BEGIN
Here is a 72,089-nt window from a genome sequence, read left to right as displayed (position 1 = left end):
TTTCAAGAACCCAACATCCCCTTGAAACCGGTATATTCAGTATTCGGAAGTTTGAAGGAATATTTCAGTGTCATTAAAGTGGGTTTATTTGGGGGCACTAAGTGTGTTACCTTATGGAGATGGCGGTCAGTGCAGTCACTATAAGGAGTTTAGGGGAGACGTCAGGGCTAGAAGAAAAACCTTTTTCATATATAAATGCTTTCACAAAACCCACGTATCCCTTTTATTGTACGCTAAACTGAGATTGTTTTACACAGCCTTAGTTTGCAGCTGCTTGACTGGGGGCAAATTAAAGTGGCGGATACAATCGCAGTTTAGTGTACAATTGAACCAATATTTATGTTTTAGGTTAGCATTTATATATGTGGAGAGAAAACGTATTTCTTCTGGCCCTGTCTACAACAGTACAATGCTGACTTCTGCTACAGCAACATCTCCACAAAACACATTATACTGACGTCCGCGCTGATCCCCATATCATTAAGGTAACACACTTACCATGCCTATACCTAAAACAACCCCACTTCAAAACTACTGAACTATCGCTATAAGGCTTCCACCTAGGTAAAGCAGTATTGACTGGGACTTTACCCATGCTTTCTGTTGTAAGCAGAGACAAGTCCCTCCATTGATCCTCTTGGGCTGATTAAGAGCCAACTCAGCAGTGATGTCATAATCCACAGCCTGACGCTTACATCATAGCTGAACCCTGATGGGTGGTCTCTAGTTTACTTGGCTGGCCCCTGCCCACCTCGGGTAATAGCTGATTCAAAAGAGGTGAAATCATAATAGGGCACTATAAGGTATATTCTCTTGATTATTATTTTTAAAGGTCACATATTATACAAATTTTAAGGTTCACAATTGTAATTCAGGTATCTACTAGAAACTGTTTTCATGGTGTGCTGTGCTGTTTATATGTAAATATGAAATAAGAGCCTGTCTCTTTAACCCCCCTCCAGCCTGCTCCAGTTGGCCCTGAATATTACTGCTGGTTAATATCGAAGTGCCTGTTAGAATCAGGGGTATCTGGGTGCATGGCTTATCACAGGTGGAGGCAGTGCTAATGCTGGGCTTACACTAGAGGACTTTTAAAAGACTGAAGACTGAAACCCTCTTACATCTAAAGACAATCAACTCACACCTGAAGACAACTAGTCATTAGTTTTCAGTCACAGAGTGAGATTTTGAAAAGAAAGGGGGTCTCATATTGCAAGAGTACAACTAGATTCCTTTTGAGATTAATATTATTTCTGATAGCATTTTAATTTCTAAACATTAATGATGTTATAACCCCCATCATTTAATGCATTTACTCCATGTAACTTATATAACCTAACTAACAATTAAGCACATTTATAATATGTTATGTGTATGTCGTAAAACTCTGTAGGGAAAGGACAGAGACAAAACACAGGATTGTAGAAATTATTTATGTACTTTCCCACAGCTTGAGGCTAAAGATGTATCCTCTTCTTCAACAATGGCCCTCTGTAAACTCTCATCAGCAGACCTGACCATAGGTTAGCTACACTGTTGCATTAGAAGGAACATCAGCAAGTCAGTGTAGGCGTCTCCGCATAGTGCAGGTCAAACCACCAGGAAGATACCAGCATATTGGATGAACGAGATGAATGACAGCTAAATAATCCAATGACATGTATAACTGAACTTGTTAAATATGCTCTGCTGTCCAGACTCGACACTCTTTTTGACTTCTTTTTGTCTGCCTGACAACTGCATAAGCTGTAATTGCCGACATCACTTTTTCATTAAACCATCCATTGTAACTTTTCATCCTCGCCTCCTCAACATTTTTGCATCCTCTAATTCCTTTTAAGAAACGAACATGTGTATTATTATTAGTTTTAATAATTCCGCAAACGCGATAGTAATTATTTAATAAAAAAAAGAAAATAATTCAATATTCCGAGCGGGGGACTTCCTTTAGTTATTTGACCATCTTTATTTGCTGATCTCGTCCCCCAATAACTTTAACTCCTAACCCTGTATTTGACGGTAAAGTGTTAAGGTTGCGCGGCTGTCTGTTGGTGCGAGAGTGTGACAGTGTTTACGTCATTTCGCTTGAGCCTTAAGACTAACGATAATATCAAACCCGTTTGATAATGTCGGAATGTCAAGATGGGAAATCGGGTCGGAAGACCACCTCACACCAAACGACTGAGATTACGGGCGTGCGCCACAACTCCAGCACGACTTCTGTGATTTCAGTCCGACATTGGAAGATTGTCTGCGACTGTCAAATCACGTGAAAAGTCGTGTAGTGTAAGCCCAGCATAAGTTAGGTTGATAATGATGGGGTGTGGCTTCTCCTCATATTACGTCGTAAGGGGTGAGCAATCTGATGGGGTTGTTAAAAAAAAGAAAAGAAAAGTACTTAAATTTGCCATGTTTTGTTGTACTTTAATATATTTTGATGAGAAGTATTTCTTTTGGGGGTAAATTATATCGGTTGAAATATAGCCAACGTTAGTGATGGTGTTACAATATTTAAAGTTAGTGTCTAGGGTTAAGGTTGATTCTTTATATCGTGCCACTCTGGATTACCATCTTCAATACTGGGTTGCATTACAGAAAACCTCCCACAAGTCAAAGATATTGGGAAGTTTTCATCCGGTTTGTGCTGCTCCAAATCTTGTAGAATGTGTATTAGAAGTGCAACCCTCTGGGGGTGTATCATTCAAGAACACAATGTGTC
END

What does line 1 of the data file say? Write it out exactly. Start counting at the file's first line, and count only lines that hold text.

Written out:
Here is a 72,089-nt window from a genome sequence, read left to right as displayed (position 1 = left end):